This is what is happening within the gut when there is an accumulation of medications like chemo. Our guts don’t actually know what to do with the substance, so it tries to deal with its normal jobs and figure out what to do with this new material that it has no knowledge of. The gut will either try to extract nutrients from the material (often resulting in constipation) or send it through the digestive system to get rid of it (causing diarrhea). 

Both of these options result in gastrointestinal (GI) inflammation and dysbiosis. When the GI tract becomes inflamed it allows for bacterial translocation which will affect all other body systems, microbiomes (oral and vaginal mostly), and cells. Inflammation will become systemic leading to all of the other symptoms we see experienced during chemotherapy treatments. 

The balance of bacteria found in another study shows that healthy bacterial strains were lowered after chemotherapy treatment. Meanwhile, unhealthy strains that lead to the degradation of the mucosal lining were increased. This direct change in the gut microbiome will significantly alter host health.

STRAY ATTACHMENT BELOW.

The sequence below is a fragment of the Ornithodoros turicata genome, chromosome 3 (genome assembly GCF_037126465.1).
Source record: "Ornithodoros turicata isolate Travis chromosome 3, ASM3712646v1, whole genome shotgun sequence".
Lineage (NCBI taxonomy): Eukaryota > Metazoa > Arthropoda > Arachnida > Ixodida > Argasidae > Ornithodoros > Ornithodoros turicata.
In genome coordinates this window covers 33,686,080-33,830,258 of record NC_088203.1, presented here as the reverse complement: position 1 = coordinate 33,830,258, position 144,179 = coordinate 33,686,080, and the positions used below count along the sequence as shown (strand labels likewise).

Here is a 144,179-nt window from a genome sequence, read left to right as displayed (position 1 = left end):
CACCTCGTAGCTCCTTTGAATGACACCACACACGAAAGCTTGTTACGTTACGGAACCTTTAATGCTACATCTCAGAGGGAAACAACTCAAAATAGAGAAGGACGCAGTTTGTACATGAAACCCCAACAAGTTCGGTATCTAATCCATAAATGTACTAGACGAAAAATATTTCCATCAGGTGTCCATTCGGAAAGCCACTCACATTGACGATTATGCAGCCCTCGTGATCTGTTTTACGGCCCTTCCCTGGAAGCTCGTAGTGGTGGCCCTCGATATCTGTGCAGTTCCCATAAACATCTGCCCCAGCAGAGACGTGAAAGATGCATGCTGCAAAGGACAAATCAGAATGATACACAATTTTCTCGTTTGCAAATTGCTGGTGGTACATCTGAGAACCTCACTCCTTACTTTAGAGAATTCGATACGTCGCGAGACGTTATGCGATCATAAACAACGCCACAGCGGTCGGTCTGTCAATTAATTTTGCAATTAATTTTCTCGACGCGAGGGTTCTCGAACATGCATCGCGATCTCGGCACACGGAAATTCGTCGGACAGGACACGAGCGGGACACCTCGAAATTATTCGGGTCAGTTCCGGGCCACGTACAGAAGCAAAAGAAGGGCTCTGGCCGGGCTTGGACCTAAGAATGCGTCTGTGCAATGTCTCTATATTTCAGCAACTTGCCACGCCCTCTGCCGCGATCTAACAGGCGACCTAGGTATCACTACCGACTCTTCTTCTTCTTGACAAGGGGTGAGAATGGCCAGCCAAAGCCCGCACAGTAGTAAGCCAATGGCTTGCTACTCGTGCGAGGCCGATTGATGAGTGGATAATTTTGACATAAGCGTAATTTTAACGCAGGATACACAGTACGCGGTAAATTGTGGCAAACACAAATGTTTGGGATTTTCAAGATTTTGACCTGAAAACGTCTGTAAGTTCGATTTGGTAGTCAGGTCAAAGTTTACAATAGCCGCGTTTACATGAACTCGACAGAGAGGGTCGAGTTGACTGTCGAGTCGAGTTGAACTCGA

Altering Gut Health to Improve Chemo Treatment and Side Effects

Cartoon of a woman experiencing the symptoms of going through chemotherapyCertain gut bacteria are able to break down different types of chemotherapies. Escherichia coli and Klebsiella pneumoniae have been found to easily break down doxorubicin (chemotherapy). During a study, when these bacteria were present they were able to “protect” the microbiome from the deleterious effects of doxorubicin. 

Oftentimes to replenish lost bacteria, doctors will suggest taking probiotics or eating probiotic-rich foods. In cancer patients, taking probiotics can actually be dangerous in some cases.